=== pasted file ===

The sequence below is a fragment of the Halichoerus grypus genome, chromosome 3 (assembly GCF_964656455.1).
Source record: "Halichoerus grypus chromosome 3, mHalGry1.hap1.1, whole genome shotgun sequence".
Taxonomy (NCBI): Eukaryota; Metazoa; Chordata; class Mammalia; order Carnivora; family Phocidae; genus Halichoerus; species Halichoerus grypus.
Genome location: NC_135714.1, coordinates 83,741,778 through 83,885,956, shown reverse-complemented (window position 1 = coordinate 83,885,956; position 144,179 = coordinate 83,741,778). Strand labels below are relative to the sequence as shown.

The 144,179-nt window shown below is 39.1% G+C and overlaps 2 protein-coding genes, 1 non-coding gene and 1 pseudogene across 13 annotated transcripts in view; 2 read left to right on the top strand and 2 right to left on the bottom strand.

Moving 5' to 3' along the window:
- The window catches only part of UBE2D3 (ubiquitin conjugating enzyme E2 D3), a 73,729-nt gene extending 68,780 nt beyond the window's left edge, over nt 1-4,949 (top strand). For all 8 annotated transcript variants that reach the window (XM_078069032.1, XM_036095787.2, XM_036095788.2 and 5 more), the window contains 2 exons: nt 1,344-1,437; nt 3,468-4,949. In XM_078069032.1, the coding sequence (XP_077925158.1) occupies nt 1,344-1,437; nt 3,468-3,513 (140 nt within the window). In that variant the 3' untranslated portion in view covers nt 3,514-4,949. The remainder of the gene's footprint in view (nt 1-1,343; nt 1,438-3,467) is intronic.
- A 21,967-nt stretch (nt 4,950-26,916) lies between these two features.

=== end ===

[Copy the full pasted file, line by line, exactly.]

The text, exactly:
The sequence below is a fragment of the Halichoerus grypus genome, chromosome 3 (assembly GCF_964656455.1).
Source record: "Halichoerus grypus chromosome 3, mHalGry1.hap1.1, whole genome shotgun sequence".
Taxonomy (NCBI): Eukaryota; Metazoa; Chordata; class Mammalia; order Carnivora; family Phocidae; genus Halichoerus; species Halichoerus grypus.
Genome location: NC_135714.1, coordinates 83,741,778 through 83,885,956, shown reverse-complemented (window position 1 = coordinate 83,885,956; position 144,179 = coordinate 83,741,778). Strand labels below are relative to the sequence as shown.

The 144,179-nt window shown below is 39.1% G+C and overlaps 2 protein-coding genes, 1 non-coding gene and 1 pseudogene across 13 annotated transcripts in view; 2 read left to right on the top strand and 2 right to left on the bottom strand.

Moving 5' to 3' along the window:
- The window catches only part of UBE2D3 (ubiquitin conjugating enzyme E2 D3), a 73,729-nt gene extending 68,780 nt beyond the window's left edge, over nt 1-4,949 (top strand). For all 8 annotated transcript variants that reach the window (XM_078069032.1, XM_036095787.2, XM_036095788.2 and 5 more), the window contains 2 exons: nt 1,344-1,437; nt 3,468-4,949. In XM_078069032.1, the coding sequence (XP_077925158.1) occupies nt 1,344-1,437; nt 3,468-3,513 (140 nt within the window). In that variant the 3' untranslated portion in view covers nt 3,514-4,949. The remainder of the gene's footprint in view (nt 1-1,343; nt 1,438-3,467) is intronic.
- A 21,967-nt stretch (nt 4,950-26,916) lies between these two features.